Though medical experts have so far seen remote evaluations positively, the determination of an affidavit’s reliability – and admissibility to the case – is ultimately made by an immigration judge or asylum officer. There, too, initial signs point in a positive direction. Former immigration judge Susan Roy addressed the reliability of remote evaluations: “Online evaluations, if they’re conducted with the same sort of protection of privacy and objective measures, would be given the same weight as in-person evaluations by immigration judges.”
New Hurdles for Asylum Seekers
While remote evaluations themselves might be an innovative response to the COVID-19 pandemic, new challenges concern U.S. asylum seekers and their advocates. There is a lack of clarity from the Department of Justice’s Executive Office of Immigration Review on the postponement of hearing dates, key appearances in court that are the milestones in an asylum case. Describing her experience with one immigration court in Dallas, attorney Fatma Marouf remarked that “we have three [different] orders by three judges within the court.” Additionally, many attorneys have noted that even if their clients’ hearing dates are postponed, the date by which they must submit all evidence has not necessarily changed. Despite the uncertain progression of the pandemic and its impact on immigration proceedings, attorneys continue to prepare their clients’ cases, knowing that hearting could start up again at any time.
As attorneys and their clients must prepare everything for cases remotely, new communication needs arise. For example, since in-person visitation in immigration detention centers has been paused due to the pandemic, thousands of people in detention must share limited phones to connect with the outside world. Many attorneys report that the necessary technology has not been made available to detainees by Immigration and Customs Enforcement (ICE), posing serious due process issues of confidentiality and privacy.
Clinicians working with individuals in detention facilities have discovered that policies about remote communication vary greatly. For one client detained at Bergen County Jail in New Jersey, where ICE confirmed the first COVID-19 case in immigration detention on March 24, the PHR evaluation could not happen because the jail does not accommodate video visitation. For the case of this asylum seeker – who was scarred from having been beaten and raped by gang members in Guatemala – video technology was essential.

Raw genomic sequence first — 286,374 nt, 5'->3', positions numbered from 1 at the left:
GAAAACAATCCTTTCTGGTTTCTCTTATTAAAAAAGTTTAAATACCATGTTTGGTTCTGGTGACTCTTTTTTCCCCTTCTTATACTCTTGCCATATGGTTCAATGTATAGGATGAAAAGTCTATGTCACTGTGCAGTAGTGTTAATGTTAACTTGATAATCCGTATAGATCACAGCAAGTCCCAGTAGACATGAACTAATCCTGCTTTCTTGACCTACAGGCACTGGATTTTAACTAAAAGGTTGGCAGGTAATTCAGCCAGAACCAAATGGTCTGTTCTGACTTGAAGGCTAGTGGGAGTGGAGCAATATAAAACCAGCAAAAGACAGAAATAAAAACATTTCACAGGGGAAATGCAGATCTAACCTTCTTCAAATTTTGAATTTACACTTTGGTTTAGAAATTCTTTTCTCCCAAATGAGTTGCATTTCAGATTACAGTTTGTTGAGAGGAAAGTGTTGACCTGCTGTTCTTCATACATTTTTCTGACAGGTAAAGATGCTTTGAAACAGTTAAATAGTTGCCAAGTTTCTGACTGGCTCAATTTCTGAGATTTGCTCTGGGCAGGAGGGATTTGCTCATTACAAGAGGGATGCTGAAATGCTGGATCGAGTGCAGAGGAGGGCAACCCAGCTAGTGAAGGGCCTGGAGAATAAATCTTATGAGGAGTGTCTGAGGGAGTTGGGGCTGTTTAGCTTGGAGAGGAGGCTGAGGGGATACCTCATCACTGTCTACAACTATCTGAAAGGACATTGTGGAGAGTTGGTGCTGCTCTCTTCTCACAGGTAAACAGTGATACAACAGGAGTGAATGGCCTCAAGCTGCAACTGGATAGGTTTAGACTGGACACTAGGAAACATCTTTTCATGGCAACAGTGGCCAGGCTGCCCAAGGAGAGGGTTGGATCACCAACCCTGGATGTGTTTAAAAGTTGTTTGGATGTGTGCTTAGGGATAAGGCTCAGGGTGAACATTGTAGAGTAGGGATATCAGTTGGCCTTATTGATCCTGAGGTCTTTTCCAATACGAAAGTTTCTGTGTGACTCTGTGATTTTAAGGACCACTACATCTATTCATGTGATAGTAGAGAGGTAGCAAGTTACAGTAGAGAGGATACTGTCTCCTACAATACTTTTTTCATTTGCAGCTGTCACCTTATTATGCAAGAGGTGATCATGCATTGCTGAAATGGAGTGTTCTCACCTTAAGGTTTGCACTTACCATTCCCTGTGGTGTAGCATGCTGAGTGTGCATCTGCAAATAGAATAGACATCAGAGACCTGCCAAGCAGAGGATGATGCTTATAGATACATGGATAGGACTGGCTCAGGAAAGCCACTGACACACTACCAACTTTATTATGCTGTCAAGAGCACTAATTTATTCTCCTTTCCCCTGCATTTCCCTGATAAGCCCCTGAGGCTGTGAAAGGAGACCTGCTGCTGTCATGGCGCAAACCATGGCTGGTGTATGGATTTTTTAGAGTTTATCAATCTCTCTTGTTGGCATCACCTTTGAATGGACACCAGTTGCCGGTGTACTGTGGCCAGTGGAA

A Second Chance for Assiatou
Despite the new challenges, PHR experts have conducted more than 67 remote physical and psychological evaluations since mid-March, highlighting the agreement among asylum seekers, attorneys, and expert health professionals that remote evaluations are the safest and most reliable option during the COVID-19 pandemic.
This is welcome news to clients like Assiatou, for whom a psychological evaluation is critical to her claim for asylum: due to her ongoing trauma from the violence she faced in Guinea, she was unable to face the process of applying for asylum in the first year she arrived in the United States. Under restrictive U.S. immigration procedures, missing the one-year deadline is a bar which could have disqualified her from being eligible even to apply for asylum; but having a medical explanation for the delay could give her the chance to have her full story heard.
In the affidavit for Assiatou’s case, the psychiatrist notes that Assiatou “arrived for the Zoom-based interview [and] looked unsettled, possibly just sitting down after other responsibilities.” After an in-depth clinical evaluation, the psychiatrist diagnosed her with post-traumatic stress disorder and depression. Now, the psychiatrist’s affidavit will be presented to an asylum adjudicator, who will decide whether Assiatou can have an extension in her asylum application process. With luck, she will be allowed to stay in New York, continuing her work as a health provider and caring for others in need.
 All identifying details have been changed to protect this client’s identity.